Placing painters in counterpoint to each other can be like drawing a Venn diagram: in the small area where the circles overlap, a powerful point of comparison can emerge. In an elegant and beautiful exhibition at Gagosian in Hong Kong, one of the titans of contemporary Chinese painting, Zeng Fanzhi, has created a display linking three artists who, he says, have all been powerful influences. And he makes a strong case for the visual ties and echoes between the exuberant, highly coloured Cézanne, the almost-abstract, almost-monochrome Giorgio Morandi, and the Chinese painter Sanyu, a member of the Paris School from the 1920s.
Zeng describes Cézanne as his “longtime companion”, the artist who has most continually enriched and inspired his own work. “I’m an artist, not a curator,” he says, and makes it clear, as we talk through an eloquent interpreter, that the exhibition is for him a creative work rather than an intellectual exercise.
“Cézanne is always spoken of as the great influencer of other painters, moving towards abstraction and so on, but I don’t see him in any art historical way, or in a theoretical way — it’s purely about looking, for me. I study how he lays every single brushstroke on the surface, how he uses colour to create form and contour . . . ”
Such close looking inspires the whole exhibition. Morandi, Zeng points out, used very similar techniques in his cool, quiet still lifes of pots and vessels. The Italian painter lived his whole life in Bologna, until his death in 1964, and, despite influences from Cézanne and other Paris-based masters of the previous generation, kept himself well away from noisier artistic movements of the time, such as Abstract Expressionism. Zeng says: “The point is that Morandi doesn’t want you to understand the objects in his work as objects — he wants to show that painting itself is how he sees the world, how he lives his life, in an interior sense — and this is very Chinese.”
From this Zeng makes the link to Sanyu, a contemporary of Morandi’s who moved from China to Paris in the 1920s. Although an active member of the School of Paris he was nonetheless, Zeng tells me, always slightly an outsider, always on a quest to make sense of the link between traditional and contemporary, eastern and western styles. In fact, Sanyu is probably best known for his nude studies, often highly stylised, but the works in this exhibition are quite different — flowers in vases, worked in thick oil, often using shades of white, employing a Morandi-esque, colour-as-contour technique. But, Zeng insists, Sanyu’s method is inherently eastern: that interiority, again.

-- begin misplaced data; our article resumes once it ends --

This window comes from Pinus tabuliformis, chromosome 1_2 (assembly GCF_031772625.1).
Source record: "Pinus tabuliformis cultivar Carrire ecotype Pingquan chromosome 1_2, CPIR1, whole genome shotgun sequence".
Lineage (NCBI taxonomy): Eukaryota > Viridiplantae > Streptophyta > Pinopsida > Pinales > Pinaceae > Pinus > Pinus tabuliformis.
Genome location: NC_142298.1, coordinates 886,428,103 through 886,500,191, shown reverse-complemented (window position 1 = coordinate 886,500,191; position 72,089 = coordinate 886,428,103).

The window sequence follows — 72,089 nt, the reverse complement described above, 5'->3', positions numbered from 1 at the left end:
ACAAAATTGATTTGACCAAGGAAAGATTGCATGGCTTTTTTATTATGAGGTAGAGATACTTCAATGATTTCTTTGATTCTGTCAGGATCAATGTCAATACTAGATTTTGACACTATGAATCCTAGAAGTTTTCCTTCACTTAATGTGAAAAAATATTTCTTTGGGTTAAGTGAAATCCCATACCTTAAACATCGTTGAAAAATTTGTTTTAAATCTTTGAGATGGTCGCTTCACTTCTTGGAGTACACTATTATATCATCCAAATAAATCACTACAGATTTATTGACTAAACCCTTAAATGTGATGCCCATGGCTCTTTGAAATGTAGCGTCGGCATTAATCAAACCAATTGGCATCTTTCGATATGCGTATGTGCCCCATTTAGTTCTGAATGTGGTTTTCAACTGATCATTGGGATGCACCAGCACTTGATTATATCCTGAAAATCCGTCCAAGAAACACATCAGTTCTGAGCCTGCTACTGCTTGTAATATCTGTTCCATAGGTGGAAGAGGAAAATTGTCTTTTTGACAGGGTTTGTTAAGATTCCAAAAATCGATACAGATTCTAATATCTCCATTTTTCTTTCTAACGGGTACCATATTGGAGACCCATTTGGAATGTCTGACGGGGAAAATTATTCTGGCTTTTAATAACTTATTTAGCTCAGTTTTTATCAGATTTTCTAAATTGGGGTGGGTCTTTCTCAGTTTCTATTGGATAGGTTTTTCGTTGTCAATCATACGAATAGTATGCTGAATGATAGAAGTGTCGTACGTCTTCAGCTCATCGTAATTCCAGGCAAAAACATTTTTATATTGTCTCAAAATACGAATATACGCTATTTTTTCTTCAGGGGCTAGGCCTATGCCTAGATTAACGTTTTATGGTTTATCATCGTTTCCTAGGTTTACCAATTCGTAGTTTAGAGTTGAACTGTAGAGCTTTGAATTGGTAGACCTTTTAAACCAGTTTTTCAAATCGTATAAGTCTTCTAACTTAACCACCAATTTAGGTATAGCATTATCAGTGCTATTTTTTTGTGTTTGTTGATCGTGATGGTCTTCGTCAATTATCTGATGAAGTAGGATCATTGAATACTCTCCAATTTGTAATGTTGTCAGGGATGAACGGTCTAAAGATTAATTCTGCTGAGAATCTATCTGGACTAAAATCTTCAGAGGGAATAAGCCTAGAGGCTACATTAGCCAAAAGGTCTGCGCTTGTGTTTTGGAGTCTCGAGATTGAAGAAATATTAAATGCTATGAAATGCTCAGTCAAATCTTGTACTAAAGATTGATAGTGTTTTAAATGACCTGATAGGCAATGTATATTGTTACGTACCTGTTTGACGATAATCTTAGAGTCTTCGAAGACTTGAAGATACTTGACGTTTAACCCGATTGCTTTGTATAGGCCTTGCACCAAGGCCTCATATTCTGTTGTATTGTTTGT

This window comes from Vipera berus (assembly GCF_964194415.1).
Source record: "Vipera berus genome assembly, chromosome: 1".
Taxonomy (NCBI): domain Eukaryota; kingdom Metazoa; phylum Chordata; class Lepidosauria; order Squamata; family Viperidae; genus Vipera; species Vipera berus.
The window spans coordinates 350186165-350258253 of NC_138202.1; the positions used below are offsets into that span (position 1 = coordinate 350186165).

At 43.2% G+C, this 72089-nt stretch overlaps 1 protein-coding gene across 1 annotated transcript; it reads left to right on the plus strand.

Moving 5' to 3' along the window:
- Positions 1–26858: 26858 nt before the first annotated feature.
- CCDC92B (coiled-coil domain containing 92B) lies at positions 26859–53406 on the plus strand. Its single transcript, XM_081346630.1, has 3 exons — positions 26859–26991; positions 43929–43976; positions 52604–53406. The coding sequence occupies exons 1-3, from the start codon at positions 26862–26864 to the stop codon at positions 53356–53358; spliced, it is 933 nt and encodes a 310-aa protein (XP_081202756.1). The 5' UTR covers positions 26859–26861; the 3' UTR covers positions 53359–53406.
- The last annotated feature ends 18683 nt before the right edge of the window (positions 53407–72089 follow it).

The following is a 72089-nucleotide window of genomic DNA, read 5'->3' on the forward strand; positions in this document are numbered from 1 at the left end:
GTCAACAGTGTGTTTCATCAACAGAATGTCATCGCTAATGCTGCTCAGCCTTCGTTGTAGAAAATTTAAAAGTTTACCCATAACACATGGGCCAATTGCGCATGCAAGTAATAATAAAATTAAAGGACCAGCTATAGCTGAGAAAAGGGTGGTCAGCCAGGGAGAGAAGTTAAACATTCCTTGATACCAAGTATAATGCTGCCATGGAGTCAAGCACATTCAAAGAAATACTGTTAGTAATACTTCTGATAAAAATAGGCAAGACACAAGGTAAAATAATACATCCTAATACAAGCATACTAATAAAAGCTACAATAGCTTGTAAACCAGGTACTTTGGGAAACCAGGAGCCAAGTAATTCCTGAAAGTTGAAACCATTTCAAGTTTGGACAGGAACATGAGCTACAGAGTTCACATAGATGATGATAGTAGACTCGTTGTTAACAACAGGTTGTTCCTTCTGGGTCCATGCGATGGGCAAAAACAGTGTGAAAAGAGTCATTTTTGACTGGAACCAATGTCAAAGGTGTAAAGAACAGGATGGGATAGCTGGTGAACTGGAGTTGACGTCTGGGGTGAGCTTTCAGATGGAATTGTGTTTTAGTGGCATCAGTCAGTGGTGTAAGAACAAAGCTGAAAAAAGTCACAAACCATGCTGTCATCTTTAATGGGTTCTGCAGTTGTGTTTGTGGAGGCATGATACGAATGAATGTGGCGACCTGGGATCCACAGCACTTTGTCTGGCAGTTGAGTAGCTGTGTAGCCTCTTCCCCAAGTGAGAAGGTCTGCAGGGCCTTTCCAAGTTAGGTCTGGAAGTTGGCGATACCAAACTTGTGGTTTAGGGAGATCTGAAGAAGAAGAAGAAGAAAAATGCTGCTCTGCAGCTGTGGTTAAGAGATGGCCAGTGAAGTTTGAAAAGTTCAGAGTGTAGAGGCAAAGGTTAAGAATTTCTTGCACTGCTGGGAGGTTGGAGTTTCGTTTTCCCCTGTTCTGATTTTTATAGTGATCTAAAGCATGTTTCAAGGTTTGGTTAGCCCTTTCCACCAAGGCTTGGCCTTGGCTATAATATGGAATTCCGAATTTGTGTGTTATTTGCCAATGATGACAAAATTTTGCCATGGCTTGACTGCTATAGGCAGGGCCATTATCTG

It’s something of a surprise to listen to Zeng Fanzhi talk about his devotion to these three artists, in relation to his own work, which shows far more emotional directness and social engagement. His early “Hospital” studies displayed a vivid, angry response to the world he witnessed. And from the 1990s, after a move to Beijing, his famous “Masks” paintings were a powerful statement about contemporary urban life. His more recent work has moved away from that narrative element and often investigates the western canon, seen through a Chinese sensibility. His 2001 “The Last Supper” set a record for Asian art in 2013 when it sold at Christie’s for $23.3m. The figures in the four-metre painting, which echoes the composition of Leonardo’s original, are Young Communists in red neckerchiefs, each with Zeng’s signature wild, dislocated staring eyes and oversized, apparently bloodstained hands; only the figure that replaces Judas wears a western-style yellow tie.
To May 11, gagosian.com
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